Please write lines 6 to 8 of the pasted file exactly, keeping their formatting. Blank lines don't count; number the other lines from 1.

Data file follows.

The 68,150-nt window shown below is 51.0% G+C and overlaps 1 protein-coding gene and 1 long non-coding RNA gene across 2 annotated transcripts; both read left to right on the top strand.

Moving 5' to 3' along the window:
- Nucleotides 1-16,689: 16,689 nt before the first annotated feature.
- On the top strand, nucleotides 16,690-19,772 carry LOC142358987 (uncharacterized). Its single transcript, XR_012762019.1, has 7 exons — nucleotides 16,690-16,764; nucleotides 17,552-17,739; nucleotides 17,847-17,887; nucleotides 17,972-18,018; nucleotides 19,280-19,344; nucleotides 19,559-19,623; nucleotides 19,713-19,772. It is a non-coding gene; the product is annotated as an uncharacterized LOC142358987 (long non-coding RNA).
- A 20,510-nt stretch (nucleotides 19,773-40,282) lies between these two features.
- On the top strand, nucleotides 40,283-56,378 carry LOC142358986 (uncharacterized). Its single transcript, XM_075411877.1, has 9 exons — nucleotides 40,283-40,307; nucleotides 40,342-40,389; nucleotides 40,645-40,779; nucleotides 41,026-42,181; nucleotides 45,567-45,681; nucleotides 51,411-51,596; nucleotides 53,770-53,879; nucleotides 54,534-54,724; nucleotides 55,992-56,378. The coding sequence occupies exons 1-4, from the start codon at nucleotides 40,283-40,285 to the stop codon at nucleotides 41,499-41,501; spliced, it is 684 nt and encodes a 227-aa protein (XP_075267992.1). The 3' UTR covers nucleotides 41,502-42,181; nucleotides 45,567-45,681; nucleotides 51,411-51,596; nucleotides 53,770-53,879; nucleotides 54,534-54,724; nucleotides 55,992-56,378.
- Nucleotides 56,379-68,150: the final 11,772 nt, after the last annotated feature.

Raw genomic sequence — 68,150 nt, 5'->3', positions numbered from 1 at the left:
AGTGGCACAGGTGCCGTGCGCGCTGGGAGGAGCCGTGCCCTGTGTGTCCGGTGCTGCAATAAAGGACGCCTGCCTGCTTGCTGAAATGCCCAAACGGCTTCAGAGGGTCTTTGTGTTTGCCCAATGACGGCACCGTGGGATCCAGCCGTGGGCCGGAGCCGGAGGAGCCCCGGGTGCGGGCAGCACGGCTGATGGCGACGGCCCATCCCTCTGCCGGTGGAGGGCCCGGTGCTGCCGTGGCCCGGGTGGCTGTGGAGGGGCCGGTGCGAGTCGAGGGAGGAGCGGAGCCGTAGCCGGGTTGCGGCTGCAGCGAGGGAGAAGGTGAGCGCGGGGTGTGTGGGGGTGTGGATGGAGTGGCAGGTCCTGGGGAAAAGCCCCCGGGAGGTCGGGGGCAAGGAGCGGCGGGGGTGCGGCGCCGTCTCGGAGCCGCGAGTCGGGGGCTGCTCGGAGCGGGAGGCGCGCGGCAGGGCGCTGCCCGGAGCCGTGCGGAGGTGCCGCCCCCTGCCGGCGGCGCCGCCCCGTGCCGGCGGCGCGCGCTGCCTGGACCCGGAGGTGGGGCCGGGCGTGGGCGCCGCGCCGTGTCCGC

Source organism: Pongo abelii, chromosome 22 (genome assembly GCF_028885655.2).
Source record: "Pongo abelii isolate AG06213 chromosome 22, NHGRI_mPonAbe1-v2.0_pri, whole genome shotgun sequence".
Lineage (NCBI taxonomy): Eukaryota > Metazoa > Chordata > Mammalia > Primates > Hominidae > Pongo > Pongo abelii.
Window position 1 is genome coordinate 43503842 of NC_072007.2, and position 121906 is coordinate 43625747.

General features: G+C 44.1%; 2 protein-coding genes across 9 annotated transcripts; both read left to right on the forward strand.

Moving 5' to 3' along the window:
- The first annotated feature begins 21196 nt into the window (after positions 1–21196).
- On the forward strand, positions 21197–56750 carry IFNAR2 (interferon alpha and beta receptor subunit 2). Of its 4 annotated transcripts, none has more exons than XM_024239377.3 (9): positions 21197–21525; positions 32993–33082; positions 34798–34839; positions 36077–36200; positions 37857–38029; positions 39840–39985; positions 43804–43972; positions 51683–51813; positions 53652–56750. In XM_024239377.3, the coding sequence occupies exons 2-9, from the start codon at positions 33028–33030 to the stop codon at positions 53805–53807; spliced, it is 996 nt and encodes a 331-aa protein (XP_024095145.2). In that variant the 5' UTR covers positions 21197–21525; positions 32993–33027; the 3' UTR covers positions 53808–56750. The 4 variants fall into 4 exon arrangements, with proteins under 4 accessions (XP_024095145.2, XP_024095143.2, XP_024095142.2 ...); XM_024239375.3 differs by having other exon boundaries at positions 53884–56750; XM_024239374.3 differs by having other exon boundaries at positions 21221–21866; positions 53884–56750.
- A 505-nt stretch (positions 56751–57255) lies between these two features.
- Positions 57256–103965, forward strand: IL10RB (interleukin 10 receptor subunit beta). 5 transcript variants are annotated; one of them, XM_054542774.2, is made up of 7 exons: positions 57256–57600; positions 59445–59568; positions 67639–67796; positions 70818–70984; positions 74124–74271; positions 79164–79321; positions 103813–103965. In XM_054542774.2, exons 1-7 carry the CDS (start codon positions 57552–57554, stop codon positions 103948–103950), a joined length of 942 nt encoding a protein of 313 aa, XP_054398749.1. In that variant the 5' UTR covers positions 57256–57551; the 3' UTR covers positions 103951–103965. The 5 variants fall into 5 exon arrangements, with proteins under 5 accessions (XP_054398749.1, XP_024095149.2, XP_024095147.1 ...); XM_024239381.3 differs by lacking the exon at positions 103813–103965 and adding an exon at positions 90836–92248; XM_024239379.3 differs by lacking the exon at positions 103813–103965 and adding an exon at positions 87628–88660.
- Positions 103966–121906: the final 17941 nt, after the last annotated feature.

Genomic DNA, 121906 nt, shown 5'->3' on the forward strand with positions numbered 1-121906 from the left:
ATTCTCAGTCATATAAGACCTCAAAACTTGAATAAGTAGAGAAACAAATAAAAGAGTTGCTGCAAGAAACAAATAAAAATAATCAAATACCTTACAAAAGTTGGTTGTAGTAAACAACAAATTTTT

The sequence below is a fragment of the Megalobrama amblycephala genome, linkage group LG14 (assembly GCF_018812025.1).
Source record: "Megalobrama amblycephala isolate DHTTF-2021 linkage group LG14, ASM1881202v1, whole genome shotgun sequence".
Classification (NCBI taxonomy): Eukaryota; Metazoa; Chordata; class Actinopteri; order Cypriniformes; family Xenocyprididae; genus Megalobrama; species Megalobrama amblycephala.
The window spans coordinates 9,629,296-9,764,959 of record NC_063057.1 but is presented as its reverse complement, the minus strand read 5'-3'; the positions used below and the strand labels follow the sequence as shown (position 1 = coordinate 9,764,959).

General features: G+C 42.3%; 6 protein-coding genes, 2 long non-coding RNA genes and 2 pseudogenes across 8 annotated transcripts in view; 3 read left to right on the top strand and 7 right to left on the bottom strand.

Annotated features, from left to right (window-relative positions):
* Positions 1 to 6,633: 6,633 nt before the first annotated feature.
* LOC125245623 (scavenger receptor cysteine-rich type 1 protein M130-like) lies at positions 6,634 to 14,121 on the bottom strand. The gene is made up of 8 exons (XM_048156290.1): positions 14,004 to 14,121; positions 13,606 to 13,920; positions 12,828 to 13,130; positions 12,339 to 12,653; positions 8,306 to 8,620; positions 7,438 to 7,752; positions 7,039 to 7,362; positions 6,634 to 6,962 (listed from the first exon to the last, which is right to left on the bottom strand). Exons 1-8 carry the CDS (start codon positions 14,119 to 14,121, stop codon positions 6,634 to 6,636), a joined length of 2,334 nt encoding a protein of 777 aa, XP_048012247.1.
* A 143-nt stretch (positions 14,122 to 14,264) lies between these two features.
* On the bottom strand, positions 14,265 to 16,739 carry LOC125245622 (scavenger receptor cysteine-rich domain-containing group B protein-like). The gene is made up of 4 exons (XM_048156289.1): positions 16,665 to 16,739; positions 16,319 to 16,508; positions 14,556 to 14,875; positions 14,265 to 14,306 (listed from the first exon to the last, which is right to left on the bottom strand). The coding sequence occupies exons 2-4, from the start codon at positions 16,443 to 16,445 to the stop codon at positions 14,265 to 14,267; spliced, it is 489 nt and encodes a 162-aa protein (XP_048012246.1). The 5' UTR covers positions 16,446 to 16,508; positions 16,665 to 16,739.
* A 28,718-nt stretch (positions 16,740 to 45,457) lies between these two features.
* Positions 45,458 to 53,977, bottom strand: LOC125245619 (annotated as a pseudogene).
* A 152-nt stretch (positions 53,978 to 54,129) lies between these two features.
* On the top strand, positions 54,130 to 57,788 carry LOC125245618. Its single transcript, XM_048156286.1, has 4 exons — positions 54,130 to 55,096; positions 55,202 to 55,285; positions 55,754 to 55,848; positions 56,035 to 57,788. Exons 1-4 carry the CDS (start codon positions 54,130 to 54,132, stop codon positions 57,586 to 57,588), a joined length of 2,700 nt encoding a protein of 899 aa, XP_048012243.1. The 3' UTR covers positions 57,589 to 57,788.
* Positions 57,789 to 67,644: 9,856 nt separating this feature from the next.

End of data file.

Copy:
- On the top strand, nucleotides 40,283-56,378 carry LOC142358986 (uncharacterized). Its single transcript, XM_075411877.1, has 9 exons — nucleotides 40,283-40,307; nucleotides 40,342-40,389; nucleotides 40,645-40,779; nucleotides 41,026-42,181; nucleotides 45,567-45,681; nucleotides 51,411-51,596; nucleotides 53,770-53,879; nucleotides 54,534-54,724; nucleotides 55,992-56,378. The coding sequence occupies exons 1-4, from the start codon at nucleotides 40,283-40,285 to the stop codon at nucleotides 41,499-41,501; spliced, it is 684 nt and encodes a 227-aa protein (XP_075267992.1). The 3' UTR covers nucleotides 41,502-42,181; nucleotides 45,567-45,681; nucleotides 51,411-51,596; nucleotides 53,770-53,879; nucleotides 54,534-54,724; nucleotides 55,992-56,378.
- Nucleotides 56,379-68,150: the final 11,772 nt, after the last annotated feature.

Raw genomic sequence — 68,150 nt, 5'->3', positions numbered from 1 at the left: